When painting its useful to Bluetack your miniature to an old paint pot so you can hold it firmly without ruining the parts you've already painted. Its also a lot easier to handle.
I think the choice of brush and paint makes a major impact on both your painting style and the results you achieve. Decent brushes make a real difference but can be a bit expensive. Try your local Hobby or Art Supplies store, but don't discount your local Games Workshop store, their brushes are actually pretty good and very well priced. I tend to spend about £5 on a good Sable/Synthetic mix brush but the Games Workshop ones are certainly good enough and only cost £3 each.
I tend to use a Size 1 brush for large areas of base coats and indiscriminate washes. Size 0 for most other things and a Size 000 for detail. You can use smaller brushes but my eyesight without a magnifying lamp isn't good enough so its not worth it for me. Bear in mind i'm not painting for competition or display but for models that will be well used by 6-7 people on a weekly basis.
Eventually your brushes will start to droop, split or get generally a bit tired, don't put off replacing them but keep the old ones for dry brushing. Nothing ruins a good brush as much as dry brushing in my experience. Its a great technique and I use it a lot but it'll kill your detail brushes dead!
Now on the subject of paint. I have quite a lot of Games Workshop's Citadel paint, its really good quality, pretty consistent and the colours are bright and vibrant which suits my style quite well. But they are expensive and quite thick. You also lose some to drying out in the cap when you paint as the pot is open most of the time your using it.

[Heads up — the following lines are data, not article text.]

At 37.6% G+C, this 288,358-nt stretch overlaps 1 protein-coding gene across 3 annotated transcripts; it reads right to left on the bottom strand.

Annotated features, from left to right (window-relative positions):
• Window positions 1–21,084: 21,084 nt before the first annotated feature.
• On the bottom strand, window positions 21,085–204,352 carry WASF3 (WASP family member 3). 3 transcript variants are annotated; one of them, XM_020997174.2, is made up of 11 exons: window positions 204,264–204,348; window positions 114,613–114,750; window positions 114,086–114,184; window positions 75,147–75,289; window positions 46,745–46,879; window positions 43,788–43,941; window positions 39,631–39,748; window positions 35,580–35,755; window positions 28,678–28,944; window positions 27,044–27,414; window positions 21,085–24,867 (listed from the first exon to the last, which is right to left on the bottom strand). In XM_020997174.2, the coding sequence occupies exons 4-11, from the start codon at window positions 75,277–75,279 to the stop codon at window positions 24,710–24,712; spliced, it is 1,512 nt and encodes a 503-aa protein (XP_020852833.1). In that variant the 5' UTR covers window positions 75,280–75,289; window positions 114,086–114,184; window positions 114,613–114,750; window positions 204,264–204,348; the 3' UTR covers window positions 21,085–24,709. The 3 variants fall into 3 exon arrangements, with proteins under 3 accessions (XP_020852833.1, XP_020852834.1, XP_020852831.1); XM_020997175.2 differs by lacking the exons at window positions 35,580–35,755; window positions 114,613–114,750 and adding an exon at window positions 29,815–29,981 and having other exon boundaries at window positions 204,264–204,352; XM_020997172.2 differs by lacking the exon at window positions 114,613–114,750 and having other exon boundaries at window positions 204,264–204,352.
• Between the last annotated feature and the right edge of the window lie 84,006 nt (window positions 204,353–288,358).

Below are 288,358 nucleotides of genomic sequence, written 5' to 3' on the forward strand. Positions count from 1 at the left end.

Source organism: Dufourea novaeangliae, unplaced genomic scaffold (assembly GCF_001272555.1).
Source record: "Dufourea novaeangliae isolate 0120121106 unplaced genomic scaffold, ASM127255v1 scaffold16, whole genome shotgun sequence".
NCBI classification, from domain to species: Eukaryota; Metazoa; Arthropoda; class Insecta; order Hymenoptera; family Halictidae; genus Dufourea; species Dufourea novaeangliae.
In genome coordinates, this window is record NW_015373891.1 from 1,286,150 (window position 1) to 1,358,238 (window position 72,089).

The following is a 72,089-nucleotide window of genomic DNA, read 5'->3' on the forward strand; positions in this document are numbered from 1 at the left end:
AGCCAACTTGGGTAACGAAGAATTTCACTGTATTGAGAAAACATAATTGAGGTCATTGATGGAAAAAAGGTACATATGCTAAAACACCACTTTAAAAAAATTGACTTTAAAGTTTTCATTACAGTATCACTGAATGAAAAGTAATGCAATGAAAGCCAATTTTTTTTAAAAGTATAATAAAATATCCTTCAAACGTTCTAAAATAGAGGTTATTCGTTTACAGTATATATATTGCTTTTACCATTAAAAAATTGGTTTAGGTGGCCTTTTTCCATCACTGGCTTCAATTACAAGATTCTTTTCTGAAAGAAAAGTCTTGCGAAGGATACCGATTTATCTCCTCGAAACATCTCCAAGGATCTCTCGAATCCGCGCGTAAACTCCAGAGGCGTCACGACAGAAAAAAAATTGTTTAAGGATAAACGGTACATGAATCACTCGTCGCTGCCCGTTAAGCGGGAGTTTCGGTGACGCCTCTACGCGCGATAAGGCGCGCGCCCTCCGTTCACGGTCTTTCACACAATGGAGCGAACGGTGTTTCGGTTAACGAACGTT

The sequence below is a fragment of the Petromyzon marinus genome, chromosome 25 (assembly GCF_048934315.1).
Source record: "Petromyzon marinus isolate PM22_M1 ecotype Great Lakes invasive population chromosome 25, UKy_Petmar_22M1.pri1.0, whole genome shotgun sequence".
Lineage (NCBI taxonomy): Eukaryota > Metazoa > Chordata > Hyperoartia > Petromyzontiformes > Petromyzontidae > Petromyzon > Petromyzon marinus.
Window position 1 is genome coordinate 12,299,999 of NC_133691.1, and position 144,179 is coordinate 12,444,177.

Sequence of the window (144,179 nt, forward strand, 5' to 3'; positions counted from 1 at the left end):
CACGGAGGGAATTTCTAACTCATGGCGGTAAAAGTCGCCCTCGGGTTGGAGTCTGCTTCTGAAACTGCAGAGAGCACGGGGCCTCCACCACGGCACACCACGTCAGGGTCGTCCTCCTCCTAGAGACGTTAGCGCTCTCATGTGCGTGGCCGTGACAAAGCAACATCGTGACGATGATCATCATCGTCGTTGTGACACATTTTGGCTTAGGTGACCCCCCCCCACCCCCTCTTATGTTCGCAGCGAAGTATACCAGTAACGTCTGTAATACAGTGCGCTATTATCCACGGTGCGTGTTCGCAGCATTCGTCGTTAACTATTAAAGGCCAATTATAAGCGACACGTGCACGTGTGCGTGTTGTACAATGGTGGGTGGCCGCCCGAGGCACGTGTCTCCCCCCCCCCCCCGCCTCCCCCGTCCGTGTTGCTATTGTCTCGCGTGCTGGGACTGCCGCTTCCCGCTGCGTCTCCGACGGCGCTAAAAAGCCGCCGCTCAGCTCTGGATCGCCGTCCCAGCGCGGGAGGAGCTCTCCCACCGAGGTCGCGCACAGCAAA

The alternatives are generic hobby acrylic which is well worth trying out, especially the base colours you lose a lot like black, white & the primaries. At £1.25-£1.99 each for nearly three times the amount you get from Games Workshop its a no brainer!
Now there is an alternative paint supplier that i've just started trying out. Vallejo paints. First impressions are that they are excellent. Thinner than Games Workshop so flow better, you get more in the bottle and don't lose as much as you just squeeze out a small blob onto your palette. You can get a plastic or ceramic palette from your local Art Supplies Store (or WH Smiths if your in the UK) and they are excellent, much better than using a normal dinner plate. As an added bonus your nearest and dearest won't want to kill you for painting all over their cherished Pricess Di comemerative plate either.